I am a retired lieutenant with the County Sheriff’s Department in a town in Georgia. During my 21 years of law enforcement there have been times when my instincts have told me to do something that I would have thought to be out of the ordinary, but each time I have followed my instincts and each time the reason has been revealed to me.
Many people have told me over the years that your instincts will never betray you or cause you any harm. That “gut feeling” is like your silent partner. It’s always watching out for you and it will never steer you wrong.
Keeping that in mind, one cold, rainy night in January I was coming home from my girlfriend’s house. When I got to the security gate at my townhouse, suddenly my instincts told me to back my car into my parking space instead of driving straight in. I couldn’t understand it at the moment, but as I came up to my parking space, my arms seemed to have a mind of their own and I found myself spinning the steering wheel around to back in. As I wheeled around to back in, my headlights caught a figure coming across the parking lot toward my car. I could see it was a male, dressed in all black, a hooded jacket over his head, and both hands in his pockets.
As he got closer to my car, I reached into my inside-the-pants-holster and retrieved my pistol and laid it across my lap. As the man got closer to my car, I put the window down just a crack and asked, “What do you want, man?” He sheepishly inquired if I had $1.75 to loan him to catch the bus. I promptly told him I couldn’t help him. He inched closer to my car, then his eyes got big as hubcaps. He then jumped back and said, “Don’t shoot, man, I’m alright!” Then he beat a hasty retreat into the darkness. As I looked down into my lap, I saw that, from the position my car was sitting, the light from the parking lot shone directly across my lap, giving the stranger a good, clear view of my gun, a view he would not have had if I had pulled in straight like I had intended to.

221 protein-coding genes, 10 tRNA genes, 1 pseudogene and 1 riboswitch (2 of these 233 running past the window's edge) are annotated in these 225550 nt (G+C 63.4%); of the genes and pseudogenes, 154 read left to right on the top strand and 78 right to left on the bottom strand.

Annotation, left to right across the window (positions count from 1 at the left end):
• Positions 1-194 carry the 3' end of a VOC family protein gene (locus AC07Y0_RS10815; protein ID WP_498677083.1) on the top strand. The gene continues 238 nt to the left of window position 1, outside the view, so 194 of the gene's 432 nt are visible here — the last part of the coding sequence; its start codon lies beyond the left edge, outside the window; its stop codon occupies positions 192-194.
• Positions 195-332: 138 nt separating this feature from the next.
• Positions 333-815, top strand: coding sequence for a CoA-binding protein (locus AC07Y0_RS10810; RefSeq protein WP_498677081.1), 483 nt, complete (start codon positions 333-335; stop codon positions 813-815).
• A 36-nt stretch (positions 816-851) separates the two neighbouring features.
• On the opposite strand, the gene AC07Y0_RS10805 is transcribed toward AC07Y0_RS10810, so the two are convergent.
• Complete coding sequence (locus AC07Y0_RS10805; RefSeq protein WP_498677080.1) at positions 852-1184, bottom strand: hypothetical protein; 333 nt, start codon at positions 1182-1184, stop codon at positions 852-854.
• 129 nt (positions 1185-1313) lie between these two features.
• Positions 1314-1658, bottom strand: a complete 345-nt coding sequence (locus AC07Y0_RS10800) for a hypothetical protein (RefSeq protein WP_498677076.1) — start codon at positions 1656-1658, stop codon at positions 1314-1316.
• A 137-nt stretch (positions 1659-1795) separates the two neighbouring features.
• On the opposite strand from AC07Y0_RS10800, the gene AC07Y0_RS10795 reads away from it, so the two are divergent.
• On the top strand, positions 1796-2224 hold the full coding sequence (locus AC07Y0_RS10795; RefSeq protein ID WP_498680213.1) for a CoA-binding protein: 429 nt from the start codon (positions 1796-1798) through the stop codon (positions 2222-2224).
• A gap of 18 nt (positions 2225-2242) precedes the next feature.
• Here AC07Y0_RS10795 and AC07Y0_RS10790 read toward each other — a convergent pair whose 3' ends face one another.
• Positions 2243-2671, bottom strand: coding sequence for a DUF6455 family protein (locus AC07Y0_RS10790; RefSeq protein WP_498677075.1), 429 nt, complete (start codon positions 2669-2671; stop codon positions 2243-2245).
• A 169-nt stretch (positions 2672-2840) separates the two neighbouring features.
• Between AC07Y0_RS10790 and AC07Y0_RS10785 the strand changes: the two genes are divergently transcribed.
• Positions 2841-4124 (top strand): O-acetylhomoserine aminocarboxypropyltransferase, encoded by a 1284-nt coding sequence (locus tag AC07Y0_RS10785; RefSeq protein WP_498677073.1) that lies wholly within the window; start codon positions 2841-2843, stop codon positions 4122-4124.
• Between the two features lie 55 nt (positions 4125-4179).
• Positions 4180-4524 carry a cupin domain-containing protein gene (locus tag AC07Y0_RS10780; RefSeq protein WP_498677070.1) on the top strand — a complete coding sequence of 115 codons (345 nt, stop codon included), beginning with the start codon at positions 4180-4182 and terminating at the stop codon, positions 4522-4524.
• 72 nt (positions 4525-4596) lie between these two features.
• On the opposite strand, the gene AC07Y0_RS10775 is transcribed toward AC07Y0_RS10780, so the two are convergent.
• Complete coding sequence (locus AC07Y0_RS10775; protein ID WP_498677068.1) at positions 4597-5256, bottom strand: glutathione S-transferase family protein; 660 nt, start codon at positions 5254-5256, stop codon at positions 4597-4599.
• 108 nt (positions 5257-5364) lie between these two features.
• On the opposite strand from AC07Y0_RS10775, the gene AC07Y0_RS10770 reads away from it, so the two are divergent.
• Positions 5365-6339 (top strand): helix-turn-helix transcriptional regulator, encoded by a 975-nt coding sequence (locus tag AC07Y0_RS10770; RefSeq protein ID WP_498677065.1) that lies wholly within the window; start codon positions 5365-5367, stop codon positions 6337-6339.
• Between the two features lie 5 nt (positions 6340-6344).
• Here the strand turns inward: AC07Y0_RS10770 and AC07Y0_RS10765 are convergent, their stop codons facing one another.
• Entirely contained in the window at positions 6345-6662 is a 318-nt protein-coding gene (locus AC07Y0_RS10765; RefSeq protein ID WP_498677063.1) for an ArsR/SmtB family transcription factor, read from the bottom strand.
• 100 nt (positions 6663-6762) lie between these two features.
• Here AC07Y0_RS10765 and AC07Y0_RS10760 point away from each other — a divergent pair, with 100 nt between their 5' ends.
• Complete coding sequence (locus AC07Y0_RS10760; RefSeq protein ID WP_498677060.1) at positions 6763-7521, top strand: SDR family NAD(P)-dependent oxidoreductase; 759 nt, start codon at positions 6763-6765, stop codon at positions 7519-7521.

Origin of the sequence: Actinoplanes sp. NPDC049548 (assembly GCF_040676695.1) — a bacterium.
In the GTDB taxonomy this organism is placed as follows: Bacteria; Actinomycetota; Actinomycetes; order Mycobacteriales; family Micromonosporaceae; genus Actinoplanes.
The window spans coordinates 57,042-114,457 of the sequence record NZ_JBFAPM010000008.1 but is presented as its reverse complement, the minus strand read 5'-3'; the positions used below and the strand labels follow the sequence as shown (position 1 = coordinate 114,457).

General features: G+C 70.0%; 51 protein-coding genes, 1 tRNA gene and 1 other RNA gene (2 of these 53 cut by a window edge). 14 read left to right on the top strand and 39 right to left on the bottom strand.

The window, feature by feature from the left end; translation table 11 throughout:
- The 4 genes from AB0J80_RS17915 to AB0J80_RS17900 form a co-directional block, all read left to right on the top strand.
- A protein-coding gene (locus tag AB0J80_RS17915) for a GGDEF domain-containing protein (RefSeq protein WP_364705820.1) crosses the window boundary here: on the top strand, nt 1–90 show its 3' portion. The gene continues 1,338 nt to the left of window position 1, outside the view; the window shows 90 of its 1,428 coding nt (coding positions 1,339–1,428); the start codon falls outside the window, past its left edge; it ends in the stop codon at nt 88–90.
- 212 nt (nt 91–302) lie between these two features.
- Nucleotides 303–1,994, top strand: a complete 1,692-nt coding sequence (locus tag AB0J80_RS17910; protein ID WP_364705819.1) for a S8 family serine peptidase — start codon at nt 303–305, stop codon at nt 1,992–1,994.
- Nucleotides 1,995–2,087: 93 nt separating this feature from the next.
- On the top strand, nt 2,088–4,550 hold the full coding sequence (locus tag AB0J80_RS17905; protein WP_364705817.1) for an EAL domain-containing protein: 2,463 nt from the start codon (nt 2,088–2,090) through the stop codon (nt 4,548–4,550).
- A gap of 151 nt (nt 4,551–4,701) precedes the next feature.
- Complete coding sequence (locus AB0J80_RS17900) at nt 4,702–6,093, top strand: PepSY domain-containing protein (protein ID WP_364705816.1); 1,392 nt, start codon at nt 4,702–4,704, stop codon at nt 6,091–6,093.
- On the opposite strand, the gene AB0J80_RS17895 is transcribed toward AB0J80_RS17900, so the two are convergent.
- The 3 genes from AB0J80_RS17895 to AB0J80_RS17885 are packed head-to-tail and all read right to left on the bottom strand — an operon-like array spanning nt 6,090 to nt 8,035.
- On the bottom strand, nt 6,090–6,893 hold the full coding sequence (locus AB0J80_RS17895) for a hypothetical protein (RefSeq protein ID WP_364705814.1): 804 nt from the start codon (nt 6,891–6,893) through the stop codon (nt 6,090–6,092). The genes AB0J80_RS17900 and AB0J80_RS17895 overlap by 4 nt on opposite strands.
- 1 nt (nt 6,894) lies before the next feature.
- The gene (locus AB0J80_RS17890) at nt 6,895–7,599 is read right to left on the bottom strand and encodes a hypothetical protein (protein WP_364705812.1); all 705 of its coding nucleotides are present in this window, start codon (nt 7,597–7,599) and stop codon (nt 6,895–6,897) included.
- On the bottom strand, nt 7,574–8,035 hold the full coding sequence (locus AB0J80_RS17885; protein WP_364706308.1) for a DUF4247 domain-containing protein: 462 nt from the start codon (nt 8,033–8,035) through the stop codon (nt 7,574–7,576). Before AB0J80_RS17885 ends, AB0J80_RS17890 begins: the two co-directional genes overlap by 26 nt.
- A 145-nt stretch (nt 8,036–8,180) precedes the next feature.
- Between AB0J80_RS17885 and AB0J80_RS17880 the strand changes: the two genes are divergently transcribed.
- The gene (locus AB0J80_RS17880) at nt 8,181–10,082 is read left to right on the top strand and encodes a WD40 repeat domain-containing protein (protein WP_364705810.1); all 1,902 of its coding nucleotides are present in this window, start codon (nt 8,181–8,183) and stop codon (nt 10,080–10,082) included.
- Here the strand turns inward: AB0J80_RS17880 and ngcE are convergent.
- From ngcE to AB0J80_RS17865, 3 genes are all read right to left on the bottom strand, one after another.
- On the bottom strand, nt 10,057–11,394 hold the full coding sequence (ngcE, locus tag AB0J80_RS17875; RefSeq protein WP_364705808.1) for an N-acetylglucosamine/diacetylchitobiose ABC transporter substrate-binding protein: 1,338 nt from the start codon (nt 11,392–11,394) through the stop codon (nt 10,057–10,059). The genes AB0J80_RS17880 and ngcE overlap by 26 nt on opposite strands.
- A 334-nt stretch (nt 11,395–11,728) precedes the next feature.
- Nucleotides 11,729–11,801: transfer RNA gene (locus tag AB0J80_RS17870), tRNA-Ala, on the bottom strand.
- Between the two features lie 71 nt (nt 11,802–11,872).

Also, if I had parked straight in, this man would’ve been behind me as I parked and could’ve gotten the drop on me before I could draw my gun. I don’t know what the man’s intentions were but I do believe he was going to carjack me as soon as I parked. I found it hard to believe a stranger who didn’t live on that complex would be legitimately soliciting bus fare. Fortunately, my instincts knew ahead of time there was going to be trouble and put me in a position to protect myself. After the stranger left, I hurried into my apartment with my pistol in my hand, constantly watching to see if I saw him again. He was nowhere to be found. I didn’t bother to report this, being there was really nothing to report. The stranger did not make any attempt to commit any crime. I was just glad I had the means to protect myself if need be.
As I said before, always trust your instincts. They are your best friend. They have your best interest at heart and they will never do you wrong.
— AS, GA
I am a retired lieutenant with the County Sheriff’s Department in a town in Georgia.…
by Guns & Weapons / Sep 3, 2008